At FIFA’s Congress in Sao Paulo today, FIFA President Sepp Blatter proposed the idea of allowing managers the opportunity to make two challenges during a game regarding questionable refereeing decisions.
The concept of the challenge is not a new idea as the NFL began using it in 1999 while Major League Baseball incorporated it this season. In the process, if the manager does not agree with a decision the referee made then they will use the challenge. Referees then will view on a specialized screen different angles to determine if the initial call was correct. For a man that’s been in the news recently for all the wrong reasons, many wonder if he genuinely believes in challenges or if he’s trying to deflect recent negative coverage onto something that will never happen. After all, Blatter is a man that once said goal-line technology would take away from the essence of the game. And now he’s promoting stopping matches completely to inspect calls? Something doesn’t feel right about this.
In the NFL, the game is 60 minutes. Because of commercials, there’s no continuation of movement because plays have to end then players huddle up and set up the next play (and each team having three timeouts). It turns a supposed hour event into three hours. Stations broadcasting games even have their own timeouts to show commercials of their advertisers while the game is still going on. One of the many beautiful things about soccer is how there is nonstop action, except for the occasional injury or booking, for 45 minutes, with a 15 minute halftime break, then 45 more minutes of uninterrupted action. Incorporating a challenge rescinds power from referees, destroys momentum a side may have and introduces the concept of including more commercials to matches, which equals more money and that always seems to be FIFA’s biggest concern instead of governing and upholding the integrity of the most popular sport in the world.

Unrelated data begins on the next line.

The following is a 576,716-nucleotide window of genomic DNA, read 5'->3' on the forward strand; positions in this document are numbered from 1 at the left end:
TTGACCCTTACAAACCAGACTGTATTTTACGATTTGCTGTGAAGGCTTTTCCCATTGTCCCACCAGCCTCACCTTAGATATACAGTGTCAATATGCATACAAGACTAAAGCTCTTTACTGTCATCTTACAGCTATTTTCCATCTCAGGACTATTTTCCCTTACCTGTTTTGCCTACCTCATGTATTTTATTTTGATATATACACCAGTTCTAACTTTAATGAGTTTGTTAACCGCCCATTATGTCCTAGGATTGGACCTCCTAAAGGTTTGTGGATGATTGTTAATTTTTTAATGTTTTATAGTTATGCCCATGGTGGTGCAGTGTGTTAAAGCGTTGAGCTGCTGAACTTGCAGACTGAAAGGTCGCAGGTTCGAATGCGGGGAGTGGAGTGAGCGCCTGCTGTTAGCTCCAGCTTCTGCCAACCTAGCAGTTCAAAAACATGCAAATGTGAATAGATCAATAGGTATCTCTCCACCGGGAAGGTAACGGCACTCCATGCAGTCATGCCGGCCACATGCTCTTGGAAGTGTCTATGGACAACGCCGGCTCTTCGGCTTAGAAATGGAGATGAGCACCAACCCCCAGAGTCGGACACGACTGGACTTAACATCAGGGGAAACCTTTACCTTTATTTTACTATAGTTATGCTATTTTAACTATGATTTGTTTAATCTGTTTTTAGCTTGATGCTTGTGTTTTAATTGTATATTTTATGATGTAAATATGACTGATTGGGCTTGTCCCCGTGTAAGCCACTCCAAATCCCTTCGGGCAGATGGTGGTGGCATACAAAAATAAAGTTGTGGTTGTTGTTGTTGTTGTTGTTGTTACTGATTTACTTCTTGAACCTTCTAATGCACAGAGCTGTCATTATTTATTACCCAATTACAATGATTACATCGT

UEFA’s president and soccer legend Michel Platini opposes Blatter’s plan of re-election to remain the boss of FIFA and I agree with the three-time Ballon d’Or winner. Many European officials like FA chairman Greg Dyke are embarrassed by how the 78-year-old is handling the latest FIFA controversy surrounding the 2022 World Cup which is supposed to be in Qatar.
“Mr Blatter, many of us are deeply troubled by your reaction to these allegations. It’s time for FIFA to stop attacking the messenger and instead consider and understand the message,” said Dyke directly to Blatter at a meeting of UEFA federations earlier today.